A powdery substance was found Friday with a threatening letter in a mailroom at the offices of Manhattan District Attorney Alvin Bragg, the latest security scare as the prosecutor weighs a potential historic indictment of former U.S. President Donald Trump, authorities said.
On Tuesday morning, Manhattan court proceedings were temporarily halted by a bomb threat called in via 911, according to a court spokesman. That delayed the start of a hearing in a separate case, the New York attorney general’s lawsuit accusing Trump and his company of a yearslong fraud scheme.
'I am going to kill you'
The grand jury weighing a hush money case against Trump did not meet Wednesday, but ABC 7 New York reported that that was not related to any security concerns.
New York City police and environmental protection officials on Friday isolated and removed the suspicious letter, and testing "determined there was no dangerous substance," Bragg spokesperson Danielle Filson said. The substance was sent to a lab for further testing, police said.
"Alvin, I am going to kill you," the letter said, according to a person familiar with the matter. The person was not authorized to speak publicly about an ongoing investigation and did so on the condition of anonymity.
The discovery, in the same building where a grand jury is expected to resume work Monday, came amid increasingly hostile rhetoric from Trump, who is holding the first rally of his 2024 presidential campaign Saturday in Waco, Texas.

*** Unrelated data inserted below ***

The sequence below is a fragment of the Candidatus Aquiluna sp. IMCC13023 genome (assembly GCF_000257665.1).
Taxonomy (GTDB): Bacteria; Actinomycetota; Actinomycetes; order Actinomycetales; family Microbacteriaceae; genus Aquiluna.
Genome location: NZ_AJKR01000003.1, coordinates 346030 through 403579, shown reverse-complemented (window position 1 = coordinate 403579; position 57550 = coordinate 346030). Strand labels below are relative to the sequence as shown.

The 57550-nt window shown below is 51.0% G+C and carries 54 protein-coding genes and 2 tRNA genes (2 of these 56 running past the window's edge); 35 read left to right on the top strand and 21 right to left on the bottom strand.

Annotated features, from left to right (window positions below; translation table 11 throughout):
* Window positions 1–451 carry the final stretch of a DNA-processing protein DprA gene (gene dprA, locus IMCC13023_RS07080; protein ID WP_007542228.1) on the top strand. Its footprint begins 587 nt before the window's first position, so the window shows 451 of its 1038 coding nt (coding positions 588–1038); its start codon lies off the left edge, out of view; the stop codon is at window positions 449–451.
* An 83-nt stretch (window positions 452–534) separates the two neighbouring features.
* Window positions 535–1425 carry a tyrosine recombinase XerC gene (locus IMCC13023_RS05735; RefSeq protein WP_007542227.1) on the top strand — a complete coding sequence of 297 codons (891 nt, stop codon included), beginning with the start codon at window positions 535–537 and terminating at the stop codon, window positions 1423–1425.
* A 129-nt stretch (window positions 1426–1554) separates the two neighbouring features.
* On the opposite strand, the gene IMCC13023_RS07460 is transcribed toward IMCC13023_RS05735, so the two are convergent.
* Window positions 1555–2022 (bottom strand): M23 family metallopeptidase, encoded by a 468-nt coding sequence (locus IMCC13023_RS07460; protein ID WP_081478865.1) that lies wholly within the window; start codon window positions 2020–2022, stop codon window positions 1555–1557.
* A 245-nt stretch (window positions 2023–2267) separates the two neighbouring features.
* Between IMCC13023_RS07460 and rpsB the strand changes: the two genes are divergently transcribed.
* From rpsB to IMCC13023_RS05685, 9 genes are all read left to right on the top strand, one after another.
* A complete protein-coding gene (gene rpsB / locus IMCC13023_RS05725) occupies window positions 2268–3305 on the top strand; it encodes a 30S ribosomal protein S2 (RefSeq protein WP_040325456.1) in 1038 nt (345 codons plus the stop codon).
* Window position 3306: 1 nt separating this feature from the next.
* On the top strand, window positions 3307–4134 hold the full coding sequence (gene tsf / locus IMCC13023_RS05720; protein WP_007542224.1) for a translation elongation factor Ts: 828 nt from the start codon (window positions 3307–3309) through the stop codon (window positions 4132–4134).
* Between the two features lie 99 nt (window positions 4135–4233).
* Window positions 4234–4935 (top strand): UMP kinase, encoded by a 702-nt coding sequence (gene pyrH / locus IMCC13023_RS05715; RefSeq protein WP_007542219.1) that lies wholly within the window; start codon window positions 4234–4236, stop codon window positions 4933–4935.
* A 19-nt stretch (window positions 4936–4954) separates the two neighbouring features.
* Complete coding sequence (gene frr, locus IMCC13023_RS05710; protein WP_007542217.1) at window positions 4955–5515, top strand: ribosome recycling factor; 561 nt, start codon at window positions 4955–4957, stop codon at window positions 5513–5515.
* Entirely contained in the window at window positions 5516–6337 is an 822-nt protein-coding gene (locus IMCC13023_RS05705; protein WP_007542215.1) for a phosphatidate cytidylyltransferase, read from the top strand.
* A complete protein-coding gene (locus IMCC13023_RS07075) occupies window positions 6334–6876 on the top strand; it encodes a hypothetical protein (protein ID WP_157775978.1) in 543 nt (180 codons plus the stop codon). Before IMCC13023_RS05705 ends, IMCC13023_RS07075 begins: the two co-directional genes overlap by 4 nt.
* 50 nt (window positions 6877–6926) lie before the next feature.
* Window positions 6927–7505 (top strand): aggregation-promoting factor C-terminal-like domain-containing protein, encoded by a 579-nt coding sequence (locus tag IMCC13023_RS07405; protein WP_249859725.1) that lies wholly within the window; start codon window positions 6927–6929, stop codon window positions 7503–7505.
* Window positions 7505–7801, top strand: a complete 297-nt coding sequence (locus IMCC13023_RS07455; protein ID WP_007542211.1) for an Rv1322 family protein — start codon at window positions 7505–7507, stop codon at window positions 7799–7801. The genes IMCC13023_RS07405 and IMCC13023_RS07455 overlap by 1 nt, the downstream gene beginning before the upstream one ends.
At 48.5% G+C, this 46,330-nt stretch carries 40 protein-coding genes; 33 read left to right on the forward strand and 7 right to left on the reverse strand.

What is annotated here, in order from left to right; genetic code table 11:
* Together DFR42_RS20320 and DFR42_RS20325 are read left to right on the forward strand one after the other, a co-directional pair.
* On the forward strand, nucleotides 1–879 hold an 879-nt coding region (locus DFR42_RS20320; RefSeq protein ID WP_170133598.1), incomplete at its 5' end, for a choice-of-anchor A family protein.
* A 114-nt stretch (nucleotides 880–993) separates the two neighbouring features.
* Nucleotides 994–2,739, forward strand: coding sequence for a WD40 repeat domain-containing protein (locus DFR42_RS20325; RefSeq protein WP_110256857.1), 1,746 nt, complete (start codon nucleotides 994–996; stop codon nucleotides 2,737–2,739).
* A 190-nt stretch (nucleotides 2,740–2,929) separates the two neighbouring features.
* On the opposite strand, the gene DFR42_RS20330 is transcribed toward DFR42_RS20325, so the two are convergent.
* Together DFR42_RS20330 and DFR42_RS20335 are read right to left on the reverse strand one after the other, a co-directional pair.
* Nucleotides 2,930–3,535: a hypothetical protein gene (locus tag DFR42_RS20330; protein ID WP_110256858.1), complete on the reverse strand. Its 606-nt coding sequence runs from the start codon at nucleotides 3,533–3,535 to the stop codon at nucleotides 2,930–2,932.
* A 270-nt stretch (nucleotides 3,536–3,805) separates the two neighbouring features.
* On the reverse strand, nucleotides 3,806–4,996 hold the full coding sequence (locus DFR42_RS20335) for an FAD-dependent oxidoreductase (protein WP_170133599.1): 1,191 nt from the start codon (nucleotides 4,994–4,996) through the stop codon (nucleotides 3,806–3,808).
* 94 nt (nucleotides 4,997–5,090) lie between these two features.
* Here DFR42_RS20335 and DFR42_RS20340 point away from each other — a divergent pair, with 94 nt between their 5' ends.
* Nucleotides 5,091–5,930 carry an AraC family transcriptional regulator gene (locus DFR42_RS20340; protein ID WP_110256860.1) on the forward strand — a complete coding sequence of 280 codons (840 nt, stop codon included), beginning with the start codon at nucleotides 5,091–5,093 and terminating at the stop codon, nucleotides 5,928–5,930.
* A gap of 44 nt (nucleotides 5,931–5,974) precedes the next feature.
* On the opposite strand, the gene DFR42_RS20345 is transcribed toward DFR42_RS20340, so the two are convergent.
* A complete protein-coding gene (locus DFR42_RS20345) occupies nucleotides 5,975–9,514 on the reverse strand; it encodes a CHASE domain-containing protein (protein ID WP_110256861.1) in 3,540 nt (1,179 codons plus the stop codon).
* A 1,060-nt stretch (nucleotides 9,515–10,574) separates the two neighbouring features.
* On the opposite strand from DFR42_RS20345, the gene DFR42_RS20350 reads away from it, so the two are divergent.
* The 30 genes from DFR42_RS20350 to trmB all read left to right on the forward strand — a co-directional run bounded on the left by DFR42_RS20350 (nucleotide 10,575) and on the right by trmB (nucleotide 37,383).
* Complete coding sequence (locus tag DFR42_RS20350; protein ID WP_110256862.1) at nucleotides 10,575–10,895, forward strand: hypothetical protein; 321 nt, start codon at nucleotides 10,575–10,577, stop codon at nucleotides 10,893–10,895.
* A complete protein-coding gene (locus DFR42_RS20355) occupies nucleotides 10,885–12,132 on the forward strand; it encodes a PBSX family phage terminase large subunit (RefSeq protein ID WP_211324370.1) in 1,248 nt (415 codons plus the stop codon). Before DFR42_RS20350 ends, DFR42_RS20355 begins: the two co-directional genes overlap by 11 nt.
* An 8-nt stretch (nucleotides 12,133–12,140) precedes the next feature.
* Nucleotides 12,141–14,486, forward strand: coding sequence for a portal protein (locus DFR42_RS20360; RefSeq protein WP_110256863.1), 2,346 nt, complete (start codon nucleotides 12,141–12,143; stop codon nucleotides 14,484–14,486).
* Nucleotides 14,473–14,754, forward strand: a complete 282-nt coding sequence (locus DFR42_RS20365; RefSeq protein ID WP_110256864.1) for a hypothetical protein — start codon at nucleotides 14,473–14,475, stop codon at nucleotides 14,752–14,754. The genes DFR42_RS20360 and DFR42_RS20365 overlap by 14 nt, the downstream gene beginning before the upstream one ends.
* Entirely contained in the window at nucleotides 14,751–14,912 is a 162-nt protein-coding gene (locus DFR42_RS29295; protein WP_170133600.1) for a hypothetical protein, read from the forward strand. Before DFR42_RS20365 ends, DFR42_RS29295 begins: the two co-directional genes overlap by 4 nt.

Trump refers to prosecutor as 'animal'
Hours earlier, Trump posted on his Truth Social platform that any criminal charge against him could lead to "potential death & destruction."
Trump also posted a photo of himself holding a baseball bat next to a picture of Bragg, a Democrat. On Thursday, Trump referred to Bragg, Manhattan's first Black district attorney, as an "animal."
The building where the letter was found wasn't evacuated and business mostly went on as usual, with prosecutors coming and going — and bicycle delivery workers dropping off lunch orders. The building houses various government offices, including the city's marriage bureau.
Security has been heavy around the court buildings and district attorney's office in recent days as the grand jury investigates hush money paid on Trump's behalf during his 2016 campaign
Additional police officers are on patrol, metal barricades have been installed along the sidewalks, and bomb-sniffing dogs have been making regular sweeps of the buildings.
After Trump called on people to protest his possible arrest, Bragg sent a memo telling his staff: "We do not tolerate attempts to intimidate our office or threaten the rule of law in New York."
The grand jury, convened by Bragg in January, has been investigating Trump's involvement in a $130,000 payment made in 2016 to porn actor Stormy Daniels to keep her from going public about a sexual encounter she said she had with Trump years earlier. Trump has denied the claim.